Inside Snapchat’s newest feature: Story Explorer
Snapchat Inc. Chief Executive Evan Spiegel grabs his iPhone, opens his Venice company’s app and taps an icon for “Los Angeles.”
Instantly, he’s watching short, full-screen videos that Snapchat users across L.A. have recorded over the last 24 hours and given the company permission to distribute widely. It’s a stream that jumps from a concertgoer’s view at a One Direction performance in Hollywood to someone else’s shot of a new car at the Los Angeles Auto Show to scenes at a Clippers game.
The sort-of “what’s happening” in Los Angeles video is typical of the handful of Live Stories that greet Snapchat users daily. Beside cities, they chronicle holidays, presidential debates, fashion shows and more, on average drawing 10 million to 20 million viewers.
But they’re also a tease: What about all the other cars at the Auto Show? Or how about a close-up of Blake Griffin, please?
Story Explorer, a new Snapchat feature that debuted Monday, aims to address the issue, Spiegel says. It enables users to see more than just one or two vantage points of a moment.
As Spiegel put it, users don’t have to settle for one view of a big NFL touchdown, for instance. They can view it “thousands” of times — each one unique — because so many people in the stadium filmed the play on Snapchat.
“The basic idea was we don’t provide any depth inside Stories — you’re on the red carpet. Then you’re at a concert for a split-second,” Spiegel said during an interview last week. “It was a feeling of ‘show me more,’ and we’re fortunate that we just get so much video submitted to us that we had the ability from a content perspective to provide depth.”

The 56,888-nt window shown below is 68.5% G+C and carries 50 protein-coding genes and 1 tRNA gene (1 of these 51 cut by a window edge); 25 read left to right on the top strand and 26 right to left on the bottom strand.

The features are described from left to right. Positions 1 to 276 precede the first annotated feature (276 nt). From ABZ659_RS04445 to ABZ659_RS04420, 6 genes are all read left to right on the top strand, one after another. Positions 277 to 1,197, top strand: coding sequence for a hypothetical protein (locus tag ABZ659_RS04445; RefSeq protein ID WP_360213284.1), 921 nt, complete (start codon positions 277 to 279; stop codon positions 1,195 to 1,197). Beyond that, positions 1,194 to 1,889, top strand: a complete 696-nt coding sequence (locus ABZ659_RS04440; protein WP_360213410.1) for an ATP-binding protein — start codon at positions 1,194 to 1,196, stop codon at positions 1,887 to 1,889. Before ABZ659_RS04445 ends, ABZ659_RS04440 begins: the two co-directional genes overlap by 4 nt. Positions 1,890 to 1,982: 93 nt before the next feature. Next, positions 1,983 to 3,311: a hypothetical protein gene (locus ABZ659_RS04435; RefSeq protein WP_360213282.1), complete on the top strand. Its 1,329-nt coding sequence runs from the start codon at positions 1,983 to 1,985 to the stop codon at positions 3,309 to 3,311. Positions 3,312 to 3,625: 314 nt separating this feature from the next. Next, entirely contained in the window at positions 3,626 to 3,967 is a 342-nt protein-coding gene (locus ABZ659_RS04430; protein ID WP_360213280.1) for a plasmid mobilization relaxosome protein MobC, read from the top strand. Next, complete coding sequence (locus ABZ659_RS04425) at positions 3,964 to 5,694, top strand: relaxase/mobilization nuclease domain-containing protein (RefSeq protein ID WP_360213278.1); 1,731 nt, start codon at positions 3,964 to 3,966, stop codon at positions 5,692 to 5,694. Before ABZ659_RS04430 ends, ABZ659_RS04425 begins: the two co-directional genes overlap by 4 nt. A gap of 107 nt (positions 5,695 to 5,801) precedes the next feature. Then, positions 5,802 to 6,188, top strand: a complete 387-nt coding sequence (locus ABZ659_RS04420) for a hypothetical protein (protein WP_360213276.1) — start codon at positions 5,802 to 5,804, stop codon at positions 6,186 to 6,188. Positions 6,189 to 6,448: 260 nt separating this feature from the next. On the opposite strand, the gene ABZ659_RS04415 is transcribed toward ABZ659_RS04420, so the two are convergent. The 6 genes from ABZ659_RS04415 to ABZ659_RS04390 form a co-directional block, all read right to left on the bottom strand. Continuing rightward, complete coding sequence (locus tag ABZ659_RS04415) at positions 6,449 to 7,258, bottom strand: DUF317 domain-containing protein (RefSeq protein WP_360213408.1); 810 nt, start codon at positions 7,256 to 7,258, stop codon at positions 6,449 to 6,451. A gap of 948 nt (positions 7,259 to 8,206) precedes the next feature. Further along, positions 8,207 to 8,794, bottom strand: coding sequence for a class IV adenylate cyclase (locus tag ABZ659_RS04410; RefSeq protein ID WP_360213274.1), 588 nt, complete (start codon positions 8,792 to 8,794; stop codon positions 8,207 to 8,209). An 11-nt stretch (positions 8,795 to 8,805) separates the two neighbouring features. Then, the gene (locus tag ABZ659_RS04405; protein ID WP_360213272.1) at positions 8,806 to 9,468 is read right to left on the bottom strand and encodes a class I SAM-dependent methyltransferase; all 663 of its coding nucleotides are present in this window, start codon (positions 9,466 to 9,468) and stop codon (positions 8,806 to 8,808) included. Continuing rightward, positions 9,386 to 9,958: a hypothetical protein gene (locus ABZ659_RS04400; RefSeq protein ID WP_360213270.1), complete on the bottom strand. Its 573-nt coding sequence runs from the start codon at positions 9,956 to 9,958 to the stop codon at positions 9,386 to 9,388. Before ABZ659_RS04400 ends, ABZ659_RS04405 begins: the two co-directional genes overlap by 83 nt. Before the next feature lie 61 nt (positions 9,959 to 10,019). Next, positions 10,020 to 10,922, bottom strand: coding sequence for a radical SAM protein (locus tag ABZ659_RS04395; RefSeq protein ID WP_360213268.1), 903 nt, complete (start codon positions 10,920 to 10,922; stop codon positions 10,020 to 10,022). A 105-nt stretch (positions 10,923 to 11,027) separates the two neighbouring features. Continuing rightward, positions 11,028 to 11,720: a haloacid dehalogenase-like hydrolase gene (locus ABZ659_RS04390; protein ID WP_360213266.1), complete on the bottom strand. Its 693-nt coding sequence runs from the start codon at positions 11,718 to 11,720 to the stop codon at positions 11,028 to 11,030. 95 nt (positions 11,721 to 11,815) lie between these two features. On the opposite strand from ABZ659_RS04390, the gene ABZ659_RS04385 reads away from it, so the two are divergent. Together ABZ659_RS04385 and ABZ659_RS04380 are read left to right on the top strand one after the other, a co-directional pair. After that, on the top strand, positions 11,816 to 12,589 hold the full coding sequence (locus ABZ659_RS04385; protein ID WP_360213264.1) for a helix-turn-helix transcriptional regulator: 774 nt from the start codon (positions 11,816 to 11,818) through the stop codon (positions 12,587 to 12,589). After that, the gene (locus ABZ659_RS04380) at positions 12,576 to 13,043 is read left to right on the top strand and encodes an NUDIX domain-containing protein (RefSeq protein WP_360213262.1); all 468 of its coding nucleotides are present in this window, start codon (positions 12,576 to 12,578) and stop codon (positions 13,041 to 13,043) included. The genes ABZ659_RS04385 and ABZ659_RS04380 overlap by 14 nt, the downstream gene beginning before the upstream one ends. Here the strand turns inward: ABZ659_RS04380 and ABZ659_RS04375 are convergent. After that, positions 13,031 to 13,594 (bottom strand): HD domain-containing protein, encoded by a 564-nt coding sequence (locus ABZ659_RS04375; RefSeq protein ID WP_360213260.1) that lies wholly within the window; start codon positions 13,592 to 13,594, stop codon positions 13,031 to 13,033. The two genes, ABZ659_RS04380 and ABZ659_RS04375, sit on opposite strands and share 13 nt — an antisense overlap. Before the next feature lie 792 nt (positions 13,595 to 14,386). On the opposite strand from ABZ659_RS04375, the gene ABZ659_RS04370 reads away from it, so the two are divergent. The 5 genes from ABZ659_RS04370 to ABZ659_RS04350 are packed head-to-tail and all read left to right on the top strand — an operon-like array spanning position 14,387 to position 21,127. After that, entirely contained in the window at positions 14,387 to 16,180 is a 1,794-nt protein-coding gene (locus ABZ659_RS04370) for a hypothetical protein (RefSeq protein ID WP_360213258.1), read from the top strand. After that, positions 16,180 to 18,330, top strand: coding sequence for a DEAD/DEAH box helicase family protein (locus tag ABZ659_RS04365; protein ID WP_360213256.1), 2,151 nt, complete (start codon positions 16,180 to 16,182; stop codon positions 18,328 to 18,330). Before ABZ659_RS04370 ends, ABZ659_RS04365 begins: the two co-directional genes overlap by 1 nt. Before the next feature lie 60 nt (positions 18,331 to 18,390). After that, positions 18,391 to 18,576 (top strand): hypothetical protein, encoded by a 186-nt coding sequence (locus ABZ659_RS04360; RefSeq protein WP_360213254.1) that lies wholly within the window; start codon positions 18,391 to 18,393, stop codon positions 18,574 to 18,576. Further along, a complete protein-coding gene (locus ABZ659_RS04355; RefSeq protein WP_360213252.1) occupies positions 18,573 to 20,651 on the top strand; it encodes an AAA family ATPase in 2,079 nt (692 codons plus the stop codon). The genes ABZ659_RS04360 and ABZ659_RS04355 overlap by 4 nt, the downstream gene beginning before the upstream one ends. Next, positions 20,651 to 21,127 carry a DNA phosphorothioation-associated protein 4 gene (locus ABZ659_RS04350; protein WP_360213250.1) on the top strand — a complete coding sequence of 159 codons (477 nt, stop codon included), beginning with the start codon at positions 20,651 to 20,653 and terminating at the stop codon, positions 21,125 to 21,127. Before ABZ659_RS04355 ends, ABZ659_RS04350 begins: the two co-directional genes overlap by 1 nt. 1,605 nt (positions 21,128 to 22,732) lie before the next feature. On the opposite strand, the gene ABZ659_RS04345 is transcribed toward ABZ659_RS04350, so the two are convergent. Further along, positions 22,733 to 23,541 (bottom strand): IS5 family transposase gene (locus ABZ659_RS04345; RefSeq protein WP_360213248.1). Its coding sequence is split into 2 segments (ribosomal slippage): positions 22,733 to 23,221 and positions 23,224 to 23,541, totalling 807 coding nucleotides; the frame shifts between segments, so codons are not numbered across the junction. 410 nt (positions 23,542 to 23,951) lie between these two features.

Snapchat employees will continue to pick the interesting situations highlighted in a Live Story. But during any individual clip, users can swipe up on their smartphone screens to see about 10 similar shots. If there are still more, users are prompted to swipe to “explore” again. They swipe down to return to the main stream.
The new feature is another indication that Snapchat is emerging as a creative leader in the fast-growing medium of mobile video.
“From a creative standpoint, the canvas Snapchat provides is a standout,” said Cathy Boyle, senior analyst for mobile at Emarketer.
Mobile video consumption for the average adult is estimated to grow nearly 12% next year, Boyle said. It’s a crowded field, with Facebook, YouTube, Twitter, Periscope, Vine and more delivering videos to smartphones — not to mention companies like Netflix and Hulu that offer TV and movies. But Snapchat has become a staple, used by more than 60% of 13- to 34-year-olds in the U.S., the company says.
The computer vision technology used to power Story Explorer is only the latest in a string of Snapchat video innovations, which also include having the app immediately engage a smartphone’s camera; the Live Stories themselves; and its Discover collection of branded channels, where established media companies such as CNN and Vice conduct their own experiments with video presentation.
In Story Explorer, an expansive and expensive array of computers analyzing video submissions chooses the content shown in Story Explorer. They’ll consider objects in videos, submission times and locations, and other data that Snapchat’s keeping quiet about.